I HAD FORGOTTEN THEY BLEACHED CHRIS HEMSWORTH’S EYEBROWS, THO. THAT WAS A TERRIBLE IDEA! :) Thor is…such a dick, really, in the first half of the film. A good-natured huge lunk of a dick. He’s a total bro, which is diametrically different from Tony Stark’s total assholery in the first part of Iron Man, and, like RDJ, without the actor’s inherent charisma (and, of course, the advantage of story structure meaning we know he’s going to go through a redemptive arc) it’d be easy to just loathe the character. And, you know, I’d…all the previous times I’d seen it (all 2 or 3 times, max), I’d felt that his character arc was too easy? That it didn’t…I didn’t really feel like it..*took*? Except this time, watching it, I really felt for him as he learned Odin was dead and he realized it was all on his shoulders and that he’d screwed up his and everybody else’s live irrevocably. I believed it for the first time, like. So that was interesting!

One of the *great* things about Thor is that the women get to be funny. Natalie Portman does not often get to be funny, but she has both situational comedy (hitting Thor with her car) (twice) and a couple of funny line deliveries, particularly “Oh. My. *God*,” with the up-lilt in ‘god’, and “It’s a *good* look.” And Kat Denning’s Darcy is just the best and I would love to see some kind of MCU movie built around, like, her and Rosario Dawson’s Claire. They would just savage the whole MCU. :)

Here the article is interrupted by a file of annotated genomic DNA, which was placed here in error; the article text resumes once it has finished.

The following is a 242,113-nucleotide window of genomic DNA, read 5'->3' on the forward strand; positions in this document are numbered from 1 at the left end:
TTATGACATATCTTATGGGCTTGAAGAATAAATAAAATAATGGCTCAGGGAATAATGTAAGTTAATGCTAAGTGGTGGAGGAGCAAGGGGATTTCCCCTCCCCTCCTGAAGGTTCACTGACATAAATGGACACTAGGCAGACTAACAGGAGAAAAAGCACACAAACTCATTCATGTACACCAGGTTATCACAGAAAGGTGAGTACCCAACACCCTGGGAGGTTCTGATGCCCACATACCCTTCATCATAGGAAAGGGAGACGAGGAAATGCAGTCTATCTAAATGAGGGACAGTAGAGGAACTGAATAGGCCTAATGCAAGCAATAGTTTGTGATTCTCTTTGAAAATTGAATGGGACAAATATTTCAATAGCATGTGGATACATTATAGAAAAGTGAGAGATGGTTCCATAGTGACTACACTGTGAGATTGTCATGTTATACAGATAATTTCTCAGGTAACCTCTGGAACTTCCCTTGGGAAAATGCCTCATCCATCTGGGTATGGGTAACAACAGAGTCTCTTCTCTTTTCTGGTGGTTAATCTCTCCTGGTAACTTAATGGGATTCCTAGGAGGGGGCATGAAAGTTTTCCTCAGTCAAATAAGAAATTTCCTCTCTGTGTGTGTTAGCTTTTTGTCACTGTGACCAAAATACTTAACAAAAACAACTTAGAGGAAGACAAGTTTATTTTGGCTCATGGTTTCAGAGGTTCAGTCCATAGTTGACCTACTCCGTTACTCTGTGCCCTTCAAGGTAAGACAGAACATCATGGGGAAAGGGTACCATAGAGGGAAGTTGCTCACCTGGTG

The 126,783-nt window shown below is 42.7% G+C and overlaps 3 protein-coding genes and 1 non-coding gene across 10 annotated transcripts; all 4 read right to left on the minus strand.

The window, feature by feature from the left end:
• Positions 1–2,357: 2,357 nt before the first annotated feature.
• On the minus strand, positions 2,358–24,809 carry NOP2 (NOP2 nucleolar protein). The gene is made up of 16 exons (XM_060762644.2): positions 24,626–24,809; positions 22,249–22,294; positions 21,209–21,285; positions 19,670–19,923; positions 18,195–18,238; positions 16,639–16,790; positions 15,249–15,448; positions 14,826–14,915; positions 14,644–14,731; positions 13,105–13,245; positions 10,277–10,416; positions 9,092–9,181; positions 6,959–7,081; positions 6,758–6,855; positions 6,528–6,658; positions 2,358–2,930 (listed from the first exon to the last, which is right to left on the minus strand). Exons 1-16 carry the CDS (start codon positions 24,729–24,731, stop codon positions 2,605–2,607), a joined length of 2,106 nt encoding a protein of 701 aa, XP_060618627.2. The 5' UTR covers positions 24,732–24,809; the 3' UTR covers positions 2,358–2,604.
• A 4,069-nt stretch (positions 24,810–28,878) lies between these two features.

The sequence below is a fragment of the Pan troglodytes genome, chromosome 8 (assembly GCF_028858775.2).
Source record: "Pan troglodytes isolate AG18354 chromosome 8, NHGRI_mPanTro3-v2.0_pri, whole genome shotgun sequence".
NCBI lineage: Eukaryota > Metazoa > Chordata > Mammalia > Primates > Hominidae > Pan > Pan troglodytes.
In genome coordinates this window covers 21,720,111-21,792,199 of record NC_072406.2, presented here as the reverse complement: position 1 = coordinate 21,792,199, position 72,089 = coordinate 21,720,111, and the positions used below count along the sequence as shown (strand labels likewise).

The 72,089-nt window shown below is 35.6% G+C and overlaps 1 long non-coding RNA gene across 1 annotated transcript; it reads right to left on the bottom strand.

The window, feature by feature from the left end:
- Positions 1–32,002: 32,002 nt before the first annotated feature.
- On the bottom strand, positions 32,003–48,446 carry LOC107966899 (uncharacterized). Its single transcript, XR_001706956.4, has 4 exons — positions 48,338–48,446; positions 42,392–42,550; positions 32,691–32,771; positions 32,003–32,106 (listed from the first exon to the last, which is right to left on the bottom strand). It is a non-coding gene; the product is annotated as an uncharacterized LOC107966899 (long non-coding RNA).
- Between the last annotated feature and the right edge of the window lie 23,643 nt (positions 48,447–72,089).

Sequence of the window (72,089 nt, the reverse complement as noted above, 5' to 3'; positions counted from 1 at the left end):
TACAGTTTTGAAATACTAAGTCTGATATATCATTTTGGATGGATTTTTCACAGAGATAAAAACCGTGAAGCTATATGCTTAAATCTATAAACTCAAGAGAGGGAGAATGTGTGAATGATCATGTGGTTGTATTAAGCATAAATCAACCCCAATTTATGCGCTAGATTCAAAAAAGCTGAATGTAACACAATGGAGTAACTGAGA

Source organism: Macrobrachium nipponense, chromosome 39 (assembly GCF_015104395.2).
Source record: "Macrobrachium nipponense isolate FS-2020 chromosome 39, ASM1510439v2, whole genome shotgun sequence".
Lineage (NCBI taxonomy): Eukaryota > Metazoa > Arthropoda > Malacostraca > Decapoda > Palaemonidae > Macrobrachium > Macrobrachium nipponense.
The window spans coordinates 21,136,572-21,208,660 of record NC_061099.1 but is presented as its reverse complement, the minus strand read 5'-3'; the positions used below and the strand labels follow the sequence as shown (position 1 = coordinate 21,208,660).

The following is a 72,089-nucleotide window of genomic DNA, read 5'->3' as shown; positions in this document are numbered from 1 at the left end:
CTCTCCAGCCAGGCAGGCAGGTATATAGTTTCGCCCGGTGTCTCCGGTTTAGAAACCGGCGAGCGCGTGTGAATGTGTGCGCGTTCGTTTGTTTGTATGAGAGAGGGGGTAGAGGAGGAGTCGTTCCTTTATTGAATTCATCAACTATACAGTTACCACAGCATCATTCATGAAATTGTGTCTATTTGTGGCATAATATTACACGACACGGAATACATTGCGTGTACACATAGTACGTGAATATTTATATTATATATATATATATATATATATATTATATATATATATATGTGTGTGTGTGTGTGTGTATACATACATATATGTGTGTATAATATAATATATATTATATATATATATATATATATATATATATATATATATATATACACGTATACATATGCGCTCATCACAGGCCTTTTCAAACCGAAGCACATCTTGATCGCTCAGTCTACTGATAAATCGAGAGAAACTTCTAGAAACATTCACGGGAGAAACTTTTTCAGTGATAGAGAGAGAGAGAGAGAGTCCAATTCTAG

Oh, also. *laughs* I’d never seen Idris Elba in anything before, at least, not to my aware knowledge. I honestly thought he had gold eyes. I mean, I’ve seen a handful of people in my life who did, so I just…honestly thought he had gold eyes. To the point that, the next time I saw him in something, I thought, “Oh, aw, man, they decided to color his eyes brown in this!” And then sort of slowly it occurred to me that, um, nooooo, they hadn’t… :)

The other best part about watching Thor again is we decided Young Indiana was old enough to watch it now, and he loved it SO MUCH. He was narrating and shouting questions and going, “OOOOOOH, they LIIIIIIIKE each other” at Thor and Jane, and it was completely magnificent. I thought he was going to swell up and explode with pride when Thor went to face the Destroyer on his own. “Mommy! Mommy, he doesn’t have his powers! Mommy, what’s his plan? What’s he going to do?” “He’ll have a bad plan, honey, Thor’s plans are always terrible.”

Dad forgot we were going to watch it today, so he’d gone out and only came home for about the last third, which kinda meant he got most of the best bits (he did miss the White Room scene, which is terrific), and he enjoyed what he did see of it, and now he’s got Thor and Loki established (I mean, he did anyway because he’d seen Ragnarok) and we can watch Avengers!

Tagged , , , ,

4 thoughts on “Marvel Movie Marathon: Thor

  1. There’s a lovely deleted scene where Thor apologises to the cafe-owner for the whole “Another!” bit, and asks permission to come back some time.

    The scene where the hammer comes back to him always gets me. I mean, it’s completely telegraphed and you know it’s coming, but it’s just so pure and unironic in its execution.

  2. I have to say, from a storytelling perspective I always felt that Thor had one of the tightest scripts (and it’s really a stark comparison to Dark World which was the opposite). Which is to say I thought they really did a good job on storytelling economy. Nearly everything feels important to the story, it doesn’t stall out anywhere or leave us languishing, looking at our watches to get on with it already.

    The character arcs are great, and they do a good job of establishing an entire team.

    Pity Dark World didn’t actually build on (most of) that.

Comments are closed.